My mother was the only woman that I can remember who would be out sweeping the front steps and sidewalk at 7:30 in the morning, with an apron, a fresh clean housedress and earrings. If cleanliness was next to Godliness, we were the Holiest family on West Garfield. I don't know of all the things that my brothers did to give her gray hair, but I'm sure I did my share. Like in the summertime the Street Department, which was Mr. Hollis, would come down our street to repair the cracks. This consisted of putting tar in the cracks and then sprinkling fine stone on the tar. Now, I always had to 'help' Mr. Hollis. He would pour the tar in the cracks and I always managed to get in the wet tar barefoot before he could get the stones on. I had it on both feet and on my legs. Mr. Hollis would look at me and say, 'Golly, gee, Jackie, your mother sure is gonna be mad at us.' I don't know how my mother always saw me coming in the house, 'cause she always met me at the back door and said, 'Get the coal oil can from the garage and clean all of that tar off. No dinner until you clean off every speck.' It was always the same...one vegetable brush, a tin can for the coal oil, an old washrag, a bar of Fels Naptha soap and an old towel."
There will be more next week of "In His Own Words."
Growing up, you never really know your mother, what she was like as a child, and then to share life when both of you are adults.
It was hard being 13 and having your mom pass away. It changed the way I was treated by my friends. They had never gone through anything like this in their lives, and I understood.
There were still cousins and friends who were there, and for that they will forever be remembered.
Dad struggled during the ensuing year. A widower at age 39 with a 13 year-old daughter. Thank goodness Grandma, "Mimi" and Grandpa, "Pipi" Sloan helped as well as Grandma Lou Beard.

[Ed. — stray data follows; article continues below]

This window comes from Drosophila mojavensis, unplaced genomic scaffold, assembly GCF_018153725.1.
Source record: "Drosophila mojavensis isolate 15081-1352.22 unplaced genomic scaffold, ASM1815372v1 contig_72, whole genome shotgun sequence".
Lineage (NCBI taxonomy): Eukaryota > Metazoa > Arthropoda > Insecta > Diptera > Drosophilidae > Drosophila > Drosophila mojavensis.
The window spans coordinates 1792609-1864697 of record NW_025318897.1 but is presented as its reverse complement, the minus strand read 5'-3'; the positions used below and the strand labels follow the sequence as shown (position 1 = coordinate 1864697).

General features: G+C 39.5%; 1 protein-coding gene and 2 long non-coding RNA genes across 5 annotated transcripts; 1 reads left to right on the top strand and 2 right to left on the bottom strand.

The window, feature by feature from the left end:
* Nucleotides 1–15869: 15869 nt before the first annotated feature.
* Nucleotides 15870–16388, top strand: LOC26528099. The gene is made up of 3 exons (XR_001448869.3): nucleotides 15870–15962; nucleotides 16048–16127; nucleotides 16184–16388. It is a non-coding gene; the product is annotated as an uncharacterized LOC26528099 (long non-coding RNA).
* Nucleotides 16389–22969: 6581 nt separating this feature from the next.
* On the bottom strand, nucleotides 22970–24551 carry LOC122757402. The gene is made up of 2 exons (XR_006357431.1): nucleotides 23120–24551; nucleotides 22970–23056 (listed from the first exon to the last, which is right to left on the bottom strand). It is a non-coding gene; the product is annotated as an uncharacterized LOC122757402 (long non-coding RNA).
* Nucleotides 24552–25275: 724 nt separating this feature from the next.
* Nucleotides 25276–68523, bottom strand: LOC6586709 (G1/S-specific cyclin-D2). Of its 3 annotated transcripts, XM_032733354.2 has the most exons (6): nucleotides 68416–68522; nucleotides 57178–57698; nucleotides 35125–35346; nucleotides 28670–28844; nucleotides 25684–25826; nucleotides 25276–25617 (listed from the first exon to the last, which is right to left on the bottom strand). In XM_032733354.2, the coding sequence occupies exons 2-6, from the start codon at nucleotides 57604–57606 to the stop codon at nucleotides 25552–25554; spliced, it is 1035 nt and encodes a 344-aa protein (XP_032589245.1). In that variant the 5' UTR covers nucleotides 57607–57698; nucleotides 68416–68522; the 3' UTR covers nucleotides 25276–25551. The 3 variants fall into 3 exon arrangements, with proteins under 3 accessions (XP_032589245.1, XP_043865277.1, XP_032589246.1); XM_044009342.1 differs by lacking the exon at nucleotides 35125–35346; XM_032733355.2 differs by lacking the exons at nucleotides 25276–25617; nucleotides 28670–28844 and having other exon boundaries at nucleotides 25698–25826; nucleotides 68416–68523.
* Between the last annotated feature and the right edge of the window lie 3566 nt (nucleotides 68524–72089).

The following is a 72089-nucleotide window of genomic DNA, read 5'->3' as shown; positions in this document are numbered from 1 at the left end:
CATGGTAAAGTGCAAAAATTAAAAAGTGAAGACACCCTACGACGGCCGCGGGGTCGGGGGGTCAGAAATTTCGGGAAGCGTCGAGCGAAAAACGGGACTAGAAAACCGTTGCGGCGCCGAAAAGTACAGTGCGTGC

Grandma Lou moved back to Swanton from Toledo. She lived across from the Methodist Church on Main Street. We sure had fun in that big old house! I spent a lot of time with my Grandma Lou. (You'll hear more about her life in a segment to come.)
Dad and I did the cleaning and dish washing. I did the laundry while Dad cooked. Even so, Mimi thought we needed help with the housework.
I remember Mimi coming to the house and was going to wash the windows in the kitchen. She reached under the kitchen sink, grabbed what she thought was window cleaner, and proceeded to spray white paint all over the window! She frantically got it cleaned before Dad and I arrived home. We never let her forget that one!
Grandma's sister, Lola Hable was there for us too. I was able to stay at her home during that summer of 1963. She had surgery earlier in the year, and I was able to help her around the house - washing dishes, vacuuming, folding clothes, and dusting. For that I got paid $20.00, quite a lot for that time.
Dad was a fantastic cook, so we didn't have hamburgers, that's for sure! I do remember one winter evening, we did go to Valleywood for dinner. After dinner, Dad asked what I'd like to do that night. I asked if the Toledo "Blades" (the local hockey team) was playing at home. They were, and off we went to a hockey game! What fun!
We were getting along okay. Then came the early part of 1964 and Dad had a few dates. I did a lot to discourage some of his dates. I was probably rude to those I didn't like.
But then, my Uncle Junior suggested Dad call this nice lady named Marjorie Stephens. Dad remembered meeting her as I had introduced them the previous year.
So, Dad had a date! Oh, how I liked Mrs. Stephens! So much so, that I had Dad ask her out to our home for dinner where I prepared a full turkey dinner: turkey, dressing, mashed potatoes, and a vegetable. I was really working it!